There Is 'Environmental Danger' In Solar Transition, According To A LA Times Report

There Is ‘Environmental Danger’ In Solar Transition, According To A LA Times Report

The “environmental hazard” posed by outdated solar panels to the environment was described in a study published by The Los Angeles Times on Thursday.

The article’s opening line read, “California has been a pioneer in pushing for rooftop solar electricity, building up the largest solar market in the U.S. “The bill is due after more than 20 years and 1.3 million rooftops,”

Many solar panels that were bought starting in 2006, when the California government “showered subsidies on households” to encourage a move away from fossil fuels, are now nearing the end of their useful lives, according to Rachel Kisela of The Times.

“Beginning in 2006, the state, which was interested in finding ways to encourage individuals to use solar energy, lavished subsidies on houses that installed photovoltaic panels but lacked a detailed plan for getting rid of them. Currently, the panels bought under those initiatives are almost at the end of their 25-year lifespan “According to Kisela,

The issue is that parts from solar panels that end up in landfills “may contaminate groundwater with harmful heavy metals like selenium and cadmium.”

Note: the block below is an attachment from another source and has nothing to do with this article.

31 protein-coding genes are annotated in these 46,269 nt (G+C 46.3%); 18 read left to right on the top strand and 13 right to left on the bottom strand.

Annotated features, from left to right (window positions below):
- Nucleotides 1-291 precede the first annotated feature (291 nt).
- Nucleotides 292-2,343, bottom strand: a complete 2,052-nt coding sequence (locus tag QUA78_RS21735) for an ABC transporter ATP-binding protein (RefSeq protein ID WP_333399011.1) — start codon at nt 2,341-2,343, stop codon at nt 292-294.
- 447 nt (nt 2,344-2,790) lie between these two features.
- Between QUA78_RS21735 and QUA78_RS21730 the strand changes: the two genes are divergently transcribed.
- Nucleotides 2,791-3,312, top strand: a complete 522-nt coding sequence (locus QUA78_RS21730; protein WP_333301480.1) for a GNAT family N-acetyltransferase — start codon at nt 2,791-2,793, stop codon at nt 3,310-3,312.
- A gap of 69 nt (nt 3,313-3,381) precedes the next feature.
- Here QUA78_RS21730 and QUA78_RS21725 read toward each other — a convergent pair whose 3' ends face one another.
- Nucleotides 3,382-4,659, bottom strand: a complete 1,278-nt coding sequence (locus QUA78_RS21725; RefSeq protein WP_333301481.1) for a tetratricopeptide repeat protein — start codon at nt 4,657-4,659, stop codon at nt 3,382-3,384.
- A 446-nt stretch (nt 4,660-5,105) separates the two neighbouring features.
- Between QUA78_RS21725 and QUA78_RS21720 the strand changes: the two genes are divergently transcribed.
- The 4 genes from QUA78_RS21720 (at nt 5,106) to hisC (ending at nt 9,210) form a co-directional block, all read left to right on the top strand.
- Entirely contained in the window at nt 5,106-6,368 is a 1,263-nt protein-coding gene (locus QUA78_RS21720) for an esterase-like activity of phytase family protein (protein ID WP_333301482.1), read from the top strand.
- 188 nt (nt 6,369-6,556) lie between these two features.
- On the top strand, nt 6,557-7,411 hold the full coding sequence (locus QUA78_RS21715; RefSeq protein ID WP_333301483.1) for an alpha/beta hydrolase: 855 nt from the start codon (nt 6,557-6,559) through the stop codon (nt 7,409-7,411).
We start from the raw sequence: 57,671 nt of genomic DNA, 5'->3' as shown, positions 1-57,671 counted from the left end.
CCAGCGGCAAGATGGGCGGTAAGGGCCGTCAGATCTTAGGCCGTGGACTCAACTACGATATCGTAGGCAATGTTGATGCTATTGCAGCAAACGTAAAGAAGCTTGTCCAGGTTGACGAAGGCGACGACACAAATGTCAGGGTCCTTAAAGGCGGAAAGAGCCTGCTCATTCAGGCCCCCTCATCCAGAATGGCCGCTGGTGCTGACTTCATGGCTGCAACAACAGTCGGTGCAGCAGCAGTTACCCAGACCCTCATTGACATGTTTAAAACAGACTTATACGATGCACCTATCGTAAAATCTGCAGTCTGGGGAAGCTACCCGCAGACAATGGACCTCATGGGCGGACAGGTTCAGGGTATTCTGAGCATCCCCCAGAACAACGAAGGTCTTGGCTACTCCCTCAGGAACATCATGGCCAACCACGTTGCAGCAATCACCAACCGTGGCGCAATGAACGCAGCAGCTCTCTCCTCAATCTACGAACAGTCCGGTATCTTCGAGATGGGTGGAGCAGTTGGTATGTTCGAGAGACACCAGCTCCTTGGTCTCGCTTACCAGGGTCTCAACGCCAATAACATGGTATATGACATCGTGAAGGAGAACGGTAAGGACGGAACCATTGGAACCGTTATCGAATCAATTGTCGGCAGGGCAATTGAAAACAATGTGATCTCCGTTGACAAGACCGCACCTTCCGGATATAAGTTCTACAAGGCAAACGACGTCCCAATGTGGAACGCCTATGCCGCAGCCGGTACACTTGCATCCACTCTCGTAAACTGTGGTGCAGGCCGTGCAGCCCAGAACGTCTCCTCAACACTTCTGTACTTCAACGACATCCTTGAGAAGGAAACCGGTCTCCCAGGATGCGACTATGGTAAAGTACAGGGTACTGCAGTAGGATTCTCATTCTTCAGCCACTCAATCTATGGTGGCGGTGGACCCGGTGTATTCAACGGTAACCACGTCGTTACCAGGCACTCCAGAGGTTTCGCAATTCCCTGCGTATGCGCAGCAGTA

This is an illustration of how environmental regulations sometimes have unforeseen effects. She noted that the impending issue of how to handle truckloads of polluted waste serves as an example of how forward-thinking environmental regulation can produce unanticipated dangers in the future.

There Is 'Environmental Danger' In Solar Transition, According To A LA Times Report

The Times noted that “issues about how to handle the toxic waste that would accrue years later were never completely addressed as California barreled ahead on its renewable-energy program, focused on incentives and — more recently — a proposed solar tax.”

Regulators and panel makers are now discovering that they are ill-equipped to deal with what comes next, she said.

The issue of toxic waste from solar panels affects the entire country, not just California. According to Rachel Kisela, “around 140,000 panels are installed each day in the United States, and between 2020 and 2030, the solar sector is anticipated to double in size.”

However, there are challenges related to solar panel disposal: “Solar panel recycling is a challenging procedure. To extract the aluminum frame and connection box from the panel without breaking it into glass shards, highly skilled tools and personnel are required.”

“Panels are heated in specialized furnaces to extract silicon. The majority of states classify panels as hazardous products, which necessitates pricey limitations on packaging, transit, and storage “She went on.

Part of the issue, according to Kisela, is that consumers are not aware of the toxicity of the materials used in the panels and how to properly dispose of them.

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